Here's how it works: the consumer pays the total dollar value of the ride, including any tolls, which are collected by Grab from the consumer and remitted directly to the driver-partner who paid for them, and other fees. The driver-partner receives the value of the ride, including tolls and other fees, and any incentives, minus Grab's commission, which is based on an agreed-upon rate based on the cost of the ride.
If the consumer pays $10.00, the driver-partner earns $9.00, and Grab earns $1.00.
In 2021, Grab made $456 million from this segment, or 67.5% of total revenue. That was up 4% from $438 million in 2020.
Grab's financial services offerings include digital solutions to address the financial needs of its driver and merchant-partners and consumers, including digital payments, lending, receivables factoring, insurance and wealth management. This segment includes GrabPay, a mobile wallet payment solution; GrabRewards, the company's loyalty program; GrabFinance, in which the company generates loans for small business; GrabInsure, the company's insurance arm; GrabInvest, the company's investment solutions; and OVO, an Indonesian digital payments and smart financial services business.
For payment services, Grab generate revenue from transaction fees from merchant-partners and transaction platforms based on a percentage of transaction volumes; for lending and receivables factoring, revenue primarily comes from interest income it receives from the loans it extends and from the factoring fee or discount when Grab purchases the receivables. For other financial services, revenue is made through commissions received from the provision of the service. Merchant-partners that have entered into contractual agreements with Grab pay a commission fee, based on transaction volumes, to support the GrabPay e-wallet services.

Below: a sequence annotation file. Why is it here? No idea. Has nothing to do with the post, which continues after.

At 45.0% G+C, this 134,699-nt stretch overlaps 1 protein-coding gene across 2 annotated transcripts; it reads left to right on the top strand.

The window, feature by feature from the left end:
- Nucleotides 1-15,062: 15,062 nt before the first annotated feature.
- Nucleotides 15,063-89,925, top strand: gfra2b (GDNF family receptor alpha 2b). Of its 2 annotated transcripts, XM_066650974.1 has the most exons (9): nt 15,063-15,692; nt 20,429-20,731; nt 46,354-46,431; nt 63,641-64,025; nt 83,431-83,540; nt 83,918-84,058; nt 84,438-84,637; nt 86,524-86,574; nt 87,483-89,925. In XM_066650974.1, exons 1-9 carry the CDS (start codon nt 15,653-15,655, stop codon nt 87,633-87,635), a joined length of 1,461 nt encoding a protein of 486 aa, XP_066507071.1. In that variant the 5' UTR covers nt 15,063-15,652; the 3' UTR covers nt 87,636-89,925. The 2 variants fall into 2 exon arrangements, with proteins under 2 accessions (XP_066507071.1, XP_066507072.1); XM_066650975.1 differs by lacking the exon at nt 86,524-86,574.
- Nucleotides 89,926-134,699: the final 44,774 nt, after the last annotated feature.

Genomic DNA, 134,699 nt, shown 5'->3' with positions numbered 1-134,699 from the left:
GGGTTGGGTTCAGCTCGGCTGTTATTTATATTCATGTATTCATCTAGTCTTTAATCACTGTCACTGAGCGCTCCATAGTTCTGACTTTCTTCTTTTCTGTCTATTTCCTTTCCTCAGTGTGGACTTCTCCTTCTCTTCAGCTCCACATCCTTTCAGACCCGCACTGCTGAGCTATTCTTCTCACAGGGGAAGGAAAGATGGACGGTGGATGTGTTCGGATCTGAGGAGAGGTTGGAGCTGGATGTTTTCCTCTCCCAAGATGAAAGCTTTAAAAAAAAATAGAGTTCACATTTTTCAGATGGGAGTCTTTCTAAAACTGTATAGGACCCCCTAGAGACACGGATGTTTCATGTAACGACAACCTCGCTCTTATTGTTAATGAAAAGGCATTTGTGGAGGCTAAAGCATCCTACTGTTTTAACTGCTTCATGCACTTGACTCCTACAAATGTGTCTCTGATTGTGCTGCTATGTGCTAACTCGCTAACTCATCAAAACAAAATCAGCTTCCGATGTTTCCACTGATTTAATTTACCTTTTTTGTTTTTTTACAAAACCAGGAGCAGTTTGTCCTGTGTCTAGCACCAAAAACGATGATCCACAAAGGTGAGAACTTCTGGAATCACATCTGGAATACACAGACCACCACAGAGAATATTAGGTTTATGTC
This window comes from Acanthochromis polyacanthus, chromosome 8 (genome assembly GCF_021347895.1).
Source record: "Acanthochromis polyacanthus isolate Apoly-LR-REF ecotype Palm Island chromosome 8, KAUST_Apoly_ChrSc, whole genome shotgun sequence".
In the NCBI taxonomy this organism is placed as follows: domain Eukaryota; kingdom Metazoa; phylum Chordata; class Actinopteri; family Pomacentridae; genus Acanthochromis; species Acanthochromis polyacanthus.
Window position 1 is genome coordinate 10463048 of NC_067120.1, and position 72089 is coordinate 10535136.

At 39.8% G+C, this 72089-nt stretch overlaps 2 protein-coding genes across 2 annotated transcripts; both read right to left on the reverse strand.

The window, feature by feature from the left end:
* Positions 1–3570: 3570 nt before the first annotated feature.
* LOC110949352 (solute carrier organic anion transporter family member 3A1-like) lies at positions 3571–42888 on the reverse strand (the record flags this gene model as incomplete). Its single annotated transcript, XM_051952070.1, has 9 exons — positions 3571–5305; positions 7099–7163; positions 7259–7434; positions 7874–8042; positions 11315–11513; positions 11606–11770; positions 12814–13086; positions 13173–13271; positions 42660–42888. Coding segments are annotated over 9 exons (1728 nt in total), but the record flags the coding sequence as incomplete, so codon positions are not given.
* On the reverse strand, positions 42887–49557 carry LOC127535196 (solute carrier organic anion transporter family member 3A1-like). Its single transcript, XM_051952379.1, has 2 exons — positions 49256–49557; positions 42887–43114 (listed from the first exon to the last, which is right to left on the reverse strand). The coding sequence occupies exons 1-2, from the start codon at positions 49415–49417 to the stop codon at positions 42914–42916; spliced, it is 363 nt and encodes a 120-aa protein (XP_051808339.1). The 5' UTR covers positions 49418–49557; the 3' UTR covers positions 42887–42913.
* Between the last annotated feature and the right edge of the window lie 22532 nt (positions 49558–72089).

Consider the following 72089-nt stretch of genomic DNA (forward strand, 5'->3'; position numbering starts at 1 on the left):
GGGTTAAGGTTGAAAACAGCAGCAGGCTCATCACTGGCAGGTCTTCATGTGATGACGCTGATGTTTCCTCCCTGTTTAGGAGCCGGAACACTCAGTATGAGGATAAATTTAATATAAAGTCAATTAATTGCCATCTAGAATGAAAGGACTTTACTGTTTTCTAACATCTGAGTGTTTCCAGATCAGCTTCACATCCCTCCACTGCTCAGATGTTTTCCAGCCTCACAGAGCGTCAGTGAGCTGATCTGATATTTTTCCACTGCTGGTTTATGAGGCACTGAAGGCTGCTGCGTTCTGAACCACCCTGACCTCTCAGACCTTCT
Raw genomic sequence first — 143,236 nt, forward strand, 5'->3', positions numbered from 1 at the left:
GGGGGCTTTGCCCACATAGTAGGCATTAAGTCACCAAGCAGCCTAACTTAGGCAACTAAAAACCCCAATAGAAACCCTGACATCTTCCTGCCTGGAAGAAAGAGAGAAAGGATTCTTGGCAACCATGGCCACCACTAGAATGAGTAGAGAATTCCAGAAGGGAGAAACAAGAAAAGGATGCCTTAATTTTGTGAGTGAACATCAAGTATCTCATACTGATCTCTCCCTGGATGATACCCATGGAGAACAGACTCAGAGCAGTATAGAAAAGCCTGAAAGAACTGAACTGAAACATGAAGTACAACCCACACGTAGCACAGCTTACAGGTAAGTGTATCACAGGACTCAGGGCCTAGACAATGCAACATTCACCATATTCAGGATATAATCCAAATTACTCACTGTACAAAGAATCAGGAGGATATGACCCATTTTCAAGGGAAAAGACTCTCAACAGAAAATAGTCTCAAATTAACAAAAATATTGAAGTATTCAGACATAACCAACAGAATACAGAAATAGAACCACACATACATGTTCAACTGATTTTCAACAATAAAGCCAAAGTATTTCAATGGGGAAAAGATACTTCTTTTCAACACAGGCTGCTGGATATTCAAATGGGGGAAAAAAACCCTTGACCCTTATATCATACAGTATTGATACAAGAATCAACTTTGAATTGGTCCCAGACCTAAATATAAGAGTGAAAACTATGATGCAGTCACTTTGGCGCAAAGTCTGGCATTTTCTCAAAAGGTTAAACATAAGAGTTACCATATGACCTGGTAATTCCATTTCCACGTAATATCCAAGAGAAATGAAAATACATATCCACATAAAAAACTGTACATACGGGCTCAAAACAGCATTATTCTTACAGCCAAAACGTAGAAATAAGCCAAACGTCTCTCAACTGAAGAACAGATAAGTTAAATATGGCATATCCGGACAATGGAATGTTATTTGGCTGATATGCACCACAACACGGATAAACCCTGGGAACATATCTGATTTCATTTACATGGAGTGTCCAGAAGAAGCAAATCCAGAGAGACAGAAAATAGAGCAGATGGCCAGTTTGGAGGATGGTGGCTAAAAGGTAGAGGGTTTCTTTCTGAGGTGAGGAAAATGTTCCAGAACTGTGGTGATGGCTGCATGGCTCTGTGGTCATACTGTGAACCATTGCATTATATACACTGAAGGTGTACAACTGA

In 2021, the company made $37 million in revenue from financial service, representing 5.5% of total revenue. That was up from a loss of $10 million in this segment in 2020.
Enterprise and New Initiatives
Grab's suite of enterprise offerings includes GrabAds, which provides online and offline advertising solutions for brands; that includes mobile billboards on its vehicles, and in-app engagement. This segment also include GrabDefence, a suite of in-house fraud detection and prevention technologies. It also offers other lifestyle services offered by third party service providers to consumers through the Grab app, such as domestic and home services, flight bookings, hotel bookings, and subscriptions.
The company generates revenue by directly selling GrabAds and GrabDefence to merchants and businesses, while revenue from ita lifestyle offerings are based on commissions charged to service providers in return for selling these services through its platform.
In 2021, the company made $44 million from this segment, or 6.5% of total revenue. That was up 22% from $36 million in 2020.
(Image source: grab.com)